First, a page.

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4 Factors That Contribute to a Difficult Exodontia

Uncategorized Apr 21, 2023

Tooth extractions, also known as exodontia, are a common dental procedure. For most patients, these operations go smoothly and without any difficulty. However, there are some scenarios—such as damaged teeth or complex root systems—that can hinder the process and create challenges for the procedure. Discover the most common factors that contribute to a difficult exodontia, as well as how you can navigate these situations to provide the best care for your patients.

Decayed or Broken Crowns

A damaged tooth is one of the most common reasons to perform a surgical extraction instead of a simple removal. Severe decay, fractures, and other issues make it hard to perform a clean extraction. In these cases, the dentist needs to take extra care to ensure they remove the entire tooth without leaving pieces behind.

Fragile Teeth

Not all tooth damage is obvious, so it’s important to closely examine the crown for cracks or other damage that indicates the tooth is fragile. If you don’t catch small fractures before the procedure, the force of the extraction can cause the tooth to break, complicating the operation. Catching this potential issue early helps you prepare for complications and avoid breaking the tooth mid-procedure.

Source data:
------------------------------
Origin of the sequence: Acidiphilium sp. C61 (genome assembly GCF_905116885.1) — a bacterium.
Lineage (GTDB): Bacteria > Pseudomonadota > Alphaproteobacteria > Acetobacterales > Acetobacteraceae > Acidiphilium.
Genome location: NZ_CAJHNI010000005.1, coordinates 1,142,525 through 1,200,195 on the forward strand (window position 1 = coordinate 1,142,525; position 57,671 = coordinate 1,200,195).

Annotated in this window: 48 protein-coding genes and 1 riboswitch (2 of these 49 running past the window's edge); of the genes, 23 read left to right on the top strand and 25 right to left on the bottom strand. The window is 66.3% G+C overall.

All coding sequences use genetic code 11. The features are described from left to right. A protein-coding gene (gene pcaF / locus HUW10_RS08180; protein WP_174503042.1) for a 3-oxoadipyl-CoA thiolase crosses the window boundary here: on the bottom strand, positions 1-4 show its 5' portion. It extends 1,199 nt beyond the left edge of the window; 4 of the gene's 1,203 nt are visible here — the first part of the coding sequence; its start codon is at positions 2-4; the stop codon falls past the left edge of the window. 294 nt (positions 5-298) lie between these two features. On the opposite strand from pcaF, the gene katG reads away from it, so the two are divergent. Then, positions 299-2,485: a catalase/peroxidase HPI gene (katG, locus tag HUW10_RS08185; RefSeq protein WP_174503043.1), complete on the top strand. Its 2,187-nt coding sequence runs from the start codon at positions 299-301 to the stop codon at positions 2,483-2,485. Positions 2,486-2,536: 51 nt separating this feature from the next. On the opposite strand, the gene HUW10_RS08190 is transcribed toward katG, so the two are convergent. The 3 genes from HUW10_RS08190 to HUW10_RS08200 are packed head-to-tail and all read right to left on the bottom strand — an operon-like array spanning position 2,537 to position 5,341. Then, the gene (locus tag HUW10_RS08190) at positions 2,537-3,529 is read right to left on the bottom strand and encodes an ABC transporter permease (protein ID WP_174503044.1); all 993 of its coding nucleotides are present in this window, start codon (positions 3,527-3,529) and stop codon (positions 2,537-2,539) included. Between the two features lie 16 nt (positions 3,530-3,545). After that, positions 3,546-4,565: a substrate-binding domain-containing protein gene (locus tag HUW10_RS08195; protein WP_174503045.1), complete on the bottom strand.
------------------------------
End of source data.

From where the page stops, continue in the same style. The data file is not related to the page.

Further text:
Impacted Teeth

A simple extraction requires easy access to the tooth you need to pull. If the tooth doesn’t erupt from the gumline correctly, you won’t be able to reach and remove it without complications. An impacted tooth—such as wisdom teeth that come in at an angle or don’t have room on the jaw—is one of the most common factors that contribute to a difficult exodontia. In extreme cases, impacted teeth will still be buried in the jawbone, making them particularly difficult to remove.

Root or Bone Issues

The dentist needs to pay attention to more than just the crown when they prepare for an extraction. The roots beneath the tooth and the bone encasing those roots affect the success of the procedure. Teeth with longer roots or multiple roots—such as molars—are more difficult to remove. The same goes for teeth with curved or hooked roots that are more likely to break during the extraction.

Bone density also plays a role. Excess jawbone density can result from excessive tooth grinding or age-related issues like bone inelasticity. This creates excess bone deposits that make pulling the tooth more difficult.

Preparing for complications allows you to handle any challenges that occur during an extraction and perform a successful procedure for each of your patients. If you’re ready to sharpen your skills and delve into more complicated exodontia, Simply Implants Institute’s surgical extraction CE course is the perfect opportunity. Learn more about our hands-on training courses when you visit Simply Implants Institute today.


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